While Bitcoin (BTC) has crypto-enthusiasts in doubt, Hedera Hashgraph is pulling out all the stops. Indeed, the project’s governance board has just announced the launch of a massive grant initiative to benefit crypto projects involved in key areas of the ecosystem.
An old-world governance board
Launched in 2018, Hedera Hashgraph is a crypto project with some pretty unique features. First of all, it is not a blockchain, but a distributed ledger. As a reminder, blockchains are a subset of distributed ledgers, which can be declined in many ways. Hedera is based on a Directed Acyclic Graph (DAG) architecture rather than on a blockchain.
The main difference between these two architectures is the way transactions are added to the ledger. On a blockchain, blocks containing transactions are added to create a transaction history, and the longest chain of blocks is considered valid. The DAG architecture, on the other hand, adds blocks to the registry without taking into account their order. This difference in architecture results in a gain in speed and scalability at the expense of decentralization.
Moreover, Hedera Hashgraph is “owned and governed by the world’s largest organizations”. Behind this somewhat nebulous statement is the Hedera Governance Board, a group of entities responsible for overseeing the project.
At first glance, we might see this as a sign of decentralization. However, the entities that head the board are champions of the current system, who want to keep control of their assets. Indeed, among the members of the council, Google, IBM, EDF and a whole series of financial institutions are well represented. The only entity truly connected to the cryptosphere participating in the governance of Hedera Hashgraph is Chainlink.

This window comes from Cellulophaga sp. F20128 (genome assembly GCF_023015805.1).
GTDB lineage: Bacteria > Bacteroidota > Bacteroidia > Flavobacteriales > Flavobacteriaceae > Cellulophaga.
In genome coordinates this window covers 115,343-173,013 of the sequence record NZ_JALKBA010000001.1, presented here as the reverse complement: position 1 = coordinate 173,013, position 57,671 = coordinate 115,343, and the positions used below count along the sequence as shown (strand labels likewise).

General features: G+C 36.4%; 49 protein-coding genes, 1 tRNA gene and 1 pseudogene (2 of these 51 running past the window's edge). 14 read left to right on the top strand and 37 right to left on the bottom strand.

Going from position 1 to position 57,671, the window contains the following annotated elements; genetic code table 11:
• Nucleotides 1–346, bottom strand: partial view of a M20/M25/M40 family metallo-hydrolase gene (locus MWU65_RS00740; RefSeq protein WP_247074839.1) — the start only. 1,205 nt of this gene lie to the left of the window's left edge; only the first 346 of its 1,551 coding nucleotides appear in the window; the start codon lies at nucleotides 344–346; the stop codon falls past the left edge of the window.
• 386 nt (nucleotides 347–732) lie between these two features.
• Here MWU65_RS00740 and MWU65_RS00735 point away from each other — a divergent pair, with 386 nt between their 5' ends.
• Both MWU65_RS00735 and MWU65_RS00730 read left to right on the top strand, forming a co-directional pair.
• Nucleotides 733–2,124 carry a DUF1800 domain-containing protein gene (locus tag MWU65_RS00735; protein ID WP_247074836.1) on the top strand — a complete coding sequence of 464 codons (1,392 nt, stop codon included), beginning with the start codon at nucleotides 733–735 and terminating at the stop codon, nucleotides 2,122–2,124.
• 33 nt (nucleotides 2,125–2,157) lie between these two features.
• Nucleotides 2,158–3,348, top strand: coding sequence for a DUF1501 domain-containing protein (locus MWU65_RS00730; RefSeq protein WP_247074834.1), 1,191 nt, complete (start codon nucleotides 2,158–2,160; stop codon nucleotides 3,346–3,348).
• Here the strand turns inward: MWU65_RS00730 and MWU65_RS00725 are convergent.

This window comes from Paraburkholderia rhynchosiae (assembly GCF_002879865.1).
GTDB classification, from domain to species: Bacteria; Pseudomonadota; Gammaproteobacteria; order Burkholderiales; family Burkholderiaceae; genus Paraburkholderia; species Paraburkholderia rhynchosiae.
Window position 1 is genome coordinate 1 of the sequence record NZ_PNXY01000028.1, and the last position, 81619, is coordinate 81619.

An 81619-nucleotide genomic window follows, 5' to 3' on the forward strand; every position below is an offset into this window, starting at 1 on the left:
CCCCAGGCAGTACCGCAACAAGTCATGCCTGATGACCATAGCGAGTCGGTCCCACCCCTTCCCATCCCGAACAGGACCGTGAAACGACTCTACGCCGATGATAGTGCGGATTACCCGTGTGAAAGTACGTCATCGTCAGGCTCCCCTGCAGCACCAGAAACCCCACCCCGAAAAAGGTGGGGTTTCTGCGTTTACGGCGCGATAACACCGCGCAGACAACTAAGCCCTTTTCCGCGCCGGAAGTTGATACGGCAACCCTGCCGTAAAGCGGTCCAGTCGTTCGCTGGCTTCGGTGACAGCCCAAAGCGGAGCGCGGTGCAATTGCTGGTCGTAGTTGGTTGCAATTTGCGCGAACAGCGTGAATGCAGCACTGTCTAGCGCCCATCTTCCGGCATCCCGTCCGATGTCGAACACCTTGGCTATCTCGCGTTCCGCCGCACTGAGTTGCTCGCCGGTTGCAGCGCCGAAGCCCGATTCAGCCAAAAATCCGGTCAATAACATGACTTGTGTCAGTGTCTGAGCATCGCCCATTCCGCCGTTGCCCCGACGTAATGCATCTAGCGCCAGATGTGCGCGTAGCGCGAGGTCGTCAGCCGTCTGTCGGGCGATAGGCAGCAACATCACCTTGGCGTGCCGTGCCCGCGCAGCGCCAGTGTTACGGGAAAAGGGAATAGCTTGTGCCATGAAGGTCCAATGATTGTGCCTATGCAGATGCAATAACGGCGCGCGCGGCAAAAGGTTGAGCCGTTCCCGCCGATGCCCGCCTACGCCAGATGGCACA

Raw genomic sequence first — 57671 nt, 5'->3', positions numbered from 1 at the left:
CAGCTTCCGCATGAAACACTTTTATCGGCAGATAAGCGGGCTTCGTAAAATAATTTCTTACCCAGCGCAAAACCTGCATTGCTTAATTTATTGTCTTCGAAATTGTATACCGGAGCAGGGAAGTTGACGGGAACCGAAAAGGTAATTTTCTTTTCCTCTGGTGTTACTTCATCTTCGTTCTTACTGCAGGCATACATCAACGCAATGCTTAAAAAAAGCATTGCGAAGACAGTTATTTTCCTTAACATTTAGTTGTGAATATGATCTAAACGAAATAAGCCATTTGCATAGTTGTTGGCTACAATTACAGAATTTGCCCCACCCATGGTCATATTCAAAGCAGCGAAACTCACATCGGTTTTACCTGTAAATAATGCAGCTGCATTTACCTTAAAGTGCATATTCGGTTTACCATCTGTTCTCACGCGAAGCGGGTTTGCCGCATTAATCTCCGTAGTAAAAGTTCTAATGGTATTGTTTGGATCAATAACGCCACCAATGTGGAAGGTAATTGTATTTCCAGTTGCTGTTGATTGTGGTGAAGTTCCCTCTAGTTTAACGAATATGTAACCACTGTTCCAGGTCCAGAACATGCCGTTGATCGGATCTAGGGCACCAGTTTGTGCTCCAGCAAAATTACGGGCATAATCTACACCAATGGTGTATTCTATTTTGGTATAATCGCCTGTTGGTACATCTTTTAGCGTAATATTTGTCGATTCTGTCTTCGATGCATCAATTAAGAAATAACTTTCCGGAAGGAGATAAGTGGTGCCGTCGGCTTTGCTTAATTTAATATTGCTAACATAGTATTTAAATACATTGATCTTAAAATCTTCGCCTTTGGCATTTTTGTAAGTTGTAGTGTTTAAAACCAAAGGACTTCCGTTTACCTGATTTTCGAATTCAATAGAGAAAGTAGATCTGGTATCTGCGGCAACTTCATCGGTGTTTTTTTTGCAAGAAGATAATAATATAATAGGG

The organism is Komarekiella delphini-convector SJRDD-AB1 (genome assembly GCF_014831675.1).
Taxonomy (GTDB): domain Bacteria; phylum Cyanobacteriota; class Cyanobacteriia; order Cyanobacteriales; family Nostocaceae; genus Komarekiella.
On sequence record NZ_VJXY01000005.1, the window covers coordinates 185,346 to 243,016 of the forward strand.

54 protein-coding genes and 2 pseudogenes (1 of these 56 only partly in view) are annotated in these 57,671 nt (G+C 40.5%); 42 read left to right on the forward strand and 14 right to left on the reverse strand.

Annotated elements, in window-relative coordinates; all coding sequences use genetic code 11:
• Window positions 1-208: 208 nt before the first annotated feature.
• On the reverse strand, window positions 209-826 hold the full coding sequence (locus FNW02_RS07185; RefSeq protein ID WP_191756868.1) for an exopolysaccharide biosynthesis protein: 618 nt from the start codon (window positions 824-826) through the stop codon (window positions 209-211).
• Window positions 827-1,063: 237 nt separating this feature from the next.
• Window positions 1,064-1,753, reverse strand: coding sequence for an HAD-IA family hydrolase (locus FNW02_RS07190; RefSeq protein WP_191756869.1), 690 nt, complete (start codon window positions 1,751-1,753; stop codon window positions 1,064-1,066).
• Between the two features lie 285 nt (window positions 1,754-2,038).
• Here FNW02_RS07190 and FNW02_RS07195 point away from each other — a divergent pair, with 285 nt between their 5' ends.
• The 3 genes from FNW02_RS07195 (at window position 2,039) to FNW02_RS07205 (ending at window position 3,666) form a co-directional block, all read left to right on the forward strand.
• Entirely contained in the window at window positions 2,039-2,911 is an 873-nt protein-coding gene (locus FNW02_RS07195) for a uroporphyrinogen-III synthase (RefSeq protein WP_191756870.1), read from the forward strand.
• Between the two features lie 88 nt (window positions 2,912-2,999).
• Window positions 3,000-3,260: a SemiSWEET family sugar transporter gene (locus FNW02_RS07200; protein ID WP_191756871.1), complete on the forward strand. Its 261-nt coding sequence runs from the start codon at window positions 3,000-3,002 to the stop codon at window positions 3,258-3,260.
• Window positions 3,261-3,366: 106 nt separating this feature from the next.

The board is intended to represent the interests of the Hedera network, rather than those of its members. Nevertheless, given its composition, there is room for doubt.
Make way for the HBAR Foundation!
In a September 16 press release, the Hedera Governance Board announced the launch of extensive grant program. The grant plan is for the allocation of 10.7 billion HBAR tokens, or 20% of the total offering. Currently, this war chest is valued at around $5 billion. However, at the time of the board’s approval of the budget on July 14, HBARs were worth “only” $2 billion. Fortunately, the price of HBARs rose sharply over the summer, which boosted the value of the subsidy plan.
Of the total, HBAR 5.3 billion ($2.5 billion) will be allocated to the grant program and the other half will be used for “partnerships and other initiatives to strengthen the development of the Hedera ecosystem.”
In conjunction with the allocation approval, the board created a new entity to distribute the funds: the HBAR Foundation. The HBAR Foundation will have full control over the administration and deployment of the grants. It will be led by Shayne Higdon, a tech veteran who has led dozens of successful investment and acquisition deals.
“Our goal with the transfer of these assets is to ensure that decisions about the growth of the network will be increasingly decentralized through the independence of the HBAR Foundation.”
In order to get into the good graces of the HBAR Foundation, developers and the startup will have to submit projects related to the Hedera ecosystem operating on specific segments of the cryptosphere. Indeed, Hedera wants to promote DeFi, NFT, gaming, but also central bank digital currencies (CBDCs) projects.